While I was bemoaning this situation to Erika, we were also discussing her upcoming NAMM reality – introducing a red scooter as her newest and most eye catching fashion statement since a particularly alluring blue silk number that used to attract potential clients by the dozen.

While I do not have MS, I am afflicted with a severe back ailment that sometimes requires weeks of uninterrupted bed rest. I count myself very fortunate when I can get through any 24 period without crippling pain. The catch is that I never know what is going to transform a good day into a bad one. Sometimes it is a cough, sometimes it’s just lifting the lightest of items off a desk, and sometimes it’s simply turning my head the wrong way.

Near the end the first day of NAMM, I was in the midst of my umpteenth product demonstration when I spotted Erika’s red scooter rounding the corner to the isle I was situated. While trying to simultaneously keep eye contract  with my audience and the various computer screens that contained my demo material, I couldn’t help but notice that the scooter was heading straight into 4 foot tall stand that held a large speaker.

Knowing she had laid waste to one booth already, I was not eager to see her plow into this thing and have a 75 pound speaker come crashing down on top of her. I thought that maybe she would eventually recognize her predicament, but unfortunately was distracted by industry friends wanting to greet her and the red scooter.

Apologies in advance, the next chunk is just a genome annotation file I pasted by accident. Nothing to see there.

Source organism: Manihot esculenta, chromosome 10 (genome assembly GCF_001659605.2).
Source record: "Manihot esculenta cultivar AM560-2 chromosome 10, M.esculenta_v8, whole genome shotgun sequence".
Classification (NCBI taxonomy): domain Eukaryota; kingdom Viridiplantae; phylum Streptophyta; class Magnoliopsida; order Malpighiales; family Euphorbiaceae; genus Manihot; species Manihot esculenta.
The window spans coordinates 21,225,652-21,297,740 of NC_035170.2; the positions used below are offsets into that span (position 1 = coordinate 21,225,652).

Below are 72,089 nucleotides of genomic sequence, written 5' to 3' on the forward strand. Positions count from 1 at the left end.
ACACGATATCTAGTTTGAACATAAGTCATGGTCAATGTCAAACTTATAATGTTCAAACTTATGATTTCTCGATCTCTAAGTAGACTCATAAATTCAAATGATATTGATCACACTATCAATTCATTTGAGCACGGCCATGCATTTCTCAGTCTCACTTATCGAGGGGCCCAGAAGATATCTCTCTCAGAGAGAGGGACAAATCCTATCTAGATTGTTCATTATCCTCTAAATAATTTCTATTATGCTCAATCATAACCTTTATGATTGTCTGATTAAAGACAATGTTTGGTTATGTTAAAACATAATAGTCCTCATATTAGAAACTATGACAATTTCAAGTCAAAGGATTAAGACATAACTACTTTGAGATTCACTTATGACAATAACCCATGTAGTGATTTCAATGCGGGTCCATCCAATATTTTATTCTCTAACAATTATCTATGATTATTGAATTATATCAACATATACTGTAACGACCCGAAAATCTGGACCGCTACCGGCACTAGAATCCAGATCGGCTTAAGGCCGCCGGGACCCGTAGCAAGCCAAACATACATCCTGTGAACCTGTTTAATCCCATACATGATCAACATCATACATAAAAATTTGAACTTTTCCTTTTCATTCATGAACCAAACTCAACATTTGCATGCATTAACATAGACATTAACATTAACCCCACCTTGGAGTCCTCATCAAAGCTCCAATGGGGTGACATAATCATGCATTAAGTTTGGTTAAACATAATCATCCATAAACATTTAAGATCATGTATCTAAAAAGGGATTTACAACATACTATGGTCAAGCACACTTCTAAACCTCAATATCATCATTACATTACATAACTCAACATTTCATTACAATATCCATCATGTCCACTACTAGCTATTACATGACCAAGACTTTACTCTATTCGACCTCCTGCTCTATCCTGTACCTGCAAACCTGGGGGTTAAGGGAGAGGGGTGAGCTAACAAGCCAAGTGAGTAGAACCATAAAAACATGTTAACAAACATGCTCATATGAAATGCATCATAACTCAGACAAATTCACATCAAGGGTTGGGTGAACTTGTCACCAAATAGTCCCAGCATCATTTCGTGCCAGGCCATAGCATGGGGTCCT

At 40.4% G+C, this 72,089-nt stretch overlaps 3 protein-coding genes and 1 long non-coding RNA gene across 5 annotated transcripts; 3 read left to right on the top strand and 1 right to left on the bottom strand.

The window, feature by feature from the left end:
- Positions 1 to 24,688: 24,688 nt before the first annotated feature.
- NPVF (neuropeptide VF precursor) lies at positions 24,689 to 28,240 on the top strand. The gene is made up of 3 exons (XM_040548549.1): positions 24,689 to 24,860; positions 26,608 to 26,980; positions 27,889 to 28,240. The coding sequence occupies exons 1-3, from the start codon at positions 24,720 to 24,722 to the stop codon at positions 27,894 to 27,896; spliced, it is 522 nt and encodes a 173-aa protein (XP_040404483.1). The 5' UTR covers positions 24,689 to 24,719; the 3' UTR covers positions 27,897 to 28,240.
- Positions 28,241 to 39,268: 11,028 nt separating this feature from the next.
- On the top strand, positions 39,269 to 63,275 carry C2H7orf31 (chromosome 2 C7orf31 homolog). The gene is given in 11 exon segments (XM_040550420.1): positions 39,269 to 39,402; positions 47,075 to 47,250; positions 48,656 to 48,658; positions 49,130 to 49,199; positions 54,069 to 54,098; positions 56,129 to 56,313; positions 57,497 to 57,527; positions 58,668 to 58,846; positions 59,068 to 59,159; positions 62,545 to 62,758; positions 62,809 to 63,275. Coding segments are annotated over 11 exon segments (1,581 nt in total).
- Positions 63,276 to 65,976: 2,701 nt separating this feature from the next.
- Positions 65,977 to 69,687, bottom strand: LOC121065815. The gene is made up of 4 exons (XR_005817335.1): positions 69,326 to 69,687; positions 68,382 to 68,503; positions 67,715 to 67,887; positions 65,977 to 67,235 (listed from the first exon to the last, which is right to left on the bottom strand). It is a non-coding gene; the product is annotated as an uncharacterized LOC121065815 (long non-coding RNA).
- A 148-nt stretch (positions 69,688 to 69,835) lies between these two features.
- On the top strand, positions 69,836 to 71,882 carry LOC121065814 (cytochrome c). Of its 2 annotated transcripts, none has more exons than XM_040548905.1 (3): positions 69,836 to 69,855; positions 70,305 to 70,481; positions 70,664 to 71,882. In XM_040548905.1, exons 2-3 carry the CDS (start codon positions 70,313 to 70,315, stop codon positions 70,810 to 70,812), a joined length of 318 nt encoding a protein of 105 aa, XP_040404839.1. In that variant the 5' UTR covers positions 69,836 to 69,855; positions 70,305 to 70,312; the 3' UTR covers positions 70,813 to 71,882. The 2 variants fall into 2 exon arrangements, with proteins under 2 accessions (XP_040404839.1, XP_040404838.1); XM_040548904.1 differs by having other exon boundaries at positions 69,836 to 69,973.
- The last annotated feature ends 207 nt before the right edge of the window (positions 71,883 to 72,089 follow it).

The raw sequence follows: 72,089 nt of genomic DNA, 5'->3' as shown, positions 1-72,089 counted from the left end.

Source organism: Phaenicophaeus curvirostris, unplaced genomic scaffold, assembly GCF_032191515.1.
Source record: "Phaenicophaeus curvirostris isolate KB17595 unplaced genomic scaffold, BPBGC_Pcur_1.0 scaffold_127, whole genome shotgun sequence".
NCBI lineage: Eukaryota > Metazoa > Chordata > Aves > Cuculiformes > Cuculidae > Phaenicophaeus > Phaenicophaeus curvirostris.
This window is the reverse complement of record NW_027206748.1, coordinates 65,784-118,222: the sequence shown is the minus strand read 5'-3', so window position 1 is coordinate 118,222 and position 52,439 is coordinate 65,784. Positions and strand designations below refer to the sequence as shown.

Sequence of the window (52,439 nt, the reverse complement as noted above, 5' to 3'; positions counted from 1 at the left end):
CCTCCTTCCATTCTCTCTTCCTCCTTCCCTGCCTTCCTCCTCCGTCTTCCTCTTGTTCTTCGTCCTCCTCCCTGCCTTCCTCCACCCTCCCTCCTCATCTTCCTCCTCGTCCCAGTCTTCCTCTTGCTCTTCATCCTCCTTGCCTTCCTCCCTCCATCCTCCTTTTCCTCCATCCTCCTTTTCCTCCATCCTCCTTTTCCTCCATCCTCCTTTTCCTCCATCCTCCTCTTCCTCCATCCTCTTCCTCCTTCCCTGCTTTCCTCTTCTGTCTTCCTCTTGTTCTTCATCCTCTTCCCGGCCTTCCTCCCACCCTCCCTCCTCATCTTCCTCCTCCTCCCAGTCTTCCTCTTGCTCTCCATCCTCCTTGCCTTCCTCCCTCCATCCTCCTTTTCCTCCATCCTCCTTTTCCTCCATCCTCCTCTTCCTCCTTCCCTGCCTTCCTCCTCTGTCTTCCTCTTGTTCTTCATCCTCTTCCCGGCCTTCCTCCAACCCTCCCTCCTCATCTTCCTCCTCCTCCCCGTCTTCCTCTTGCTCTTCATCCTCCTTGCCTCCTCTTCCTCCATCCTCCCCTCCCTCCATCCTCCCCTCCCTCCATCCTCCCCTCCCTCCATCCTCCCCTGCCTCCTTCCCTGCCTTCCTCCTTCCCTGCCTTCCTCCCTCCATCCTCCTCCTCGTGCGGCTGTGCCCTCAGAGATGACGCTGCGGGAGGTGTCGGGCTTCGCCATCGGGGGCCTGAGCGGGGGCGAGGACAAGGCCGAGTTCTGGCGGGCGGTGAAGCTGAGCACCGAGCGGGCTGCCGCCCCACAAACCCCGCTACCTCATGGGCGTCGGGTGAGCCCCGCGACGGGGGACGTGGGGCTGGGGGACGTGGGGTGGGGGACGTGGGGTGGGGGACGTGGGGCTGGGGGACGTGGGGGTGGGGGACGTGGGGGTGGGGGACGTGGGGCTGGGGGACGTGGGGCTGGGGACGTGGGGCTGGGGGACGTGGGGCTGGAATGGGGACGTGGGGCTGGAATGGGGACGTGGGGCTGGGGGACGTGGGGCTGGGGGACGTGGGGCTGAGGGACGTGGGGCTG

Time was running out and impact was imminent. On top of this, I was still conducting my demonstration while trying to figure out how to stop this disaster. Luckily, I caught the eye of an assistant and simply said “Erika.” With that, I turned my head to the left to point out the situation that the assistant needed to deal with. To my shock and dismay though, the act of quickly flinging my head hit the proverbial spinal jackpot – sending excruciating pain throughout my body and almost launching me out of the high stool I was sitting on.

At that same moment, blood curdling screams and all forms of low brow expletives came roaring out of my mouth at a high pitched squeal. And if that wasn’t enough, I was wearing a headset microphone for the demonstration that was being pumped into some good sized speakers.

Apparently, this all added up to cause the volume of my amplified voice to be far and away the loudest element in the already deafeningly loud convention center hall. This became clear when virtually all time and space stopped momentarily. The hall became like one of those classic EF Hutton commercials – “When EF Hutton speaks, everyone listens.” Suddenly, you could hear a pin drop. It was like someone hit the mute button of the TV set and everyone just stood in place.

And funny enough, even though this was hardly how I planned it, my outrageous pain did at least serve the initially intended purpose. Erika did slam on the breaks as everything and everyone around her stopped in their tracks. So while she avoided deadly contact with one of JBL’s newest speakers, I was writhing in pain directly in front of 40-50 people who still were interested in the finer points of my software product.

When calm was restored, Erika asked what all the fuss was about. As it turns out, she had no idea how close she was to disaster. Even in my highly diminished state, I had to laugh. But the funniest thing though was, at that point, I needed the scooter just as much as she did! Although she declined to lend it to me, I did forgive her.

Is It A Little Warm In Here?

It’s been exactly one year since I moved to Tubac from LA. My, how time flies! When I first moved out here I don’t know that I was intending to stay permanently ~ my best friends were in LA, my girls were in LA, my clients were mainly in LA,  there is sushi in LA…..oh, and did I mention I hated the desert and the heat?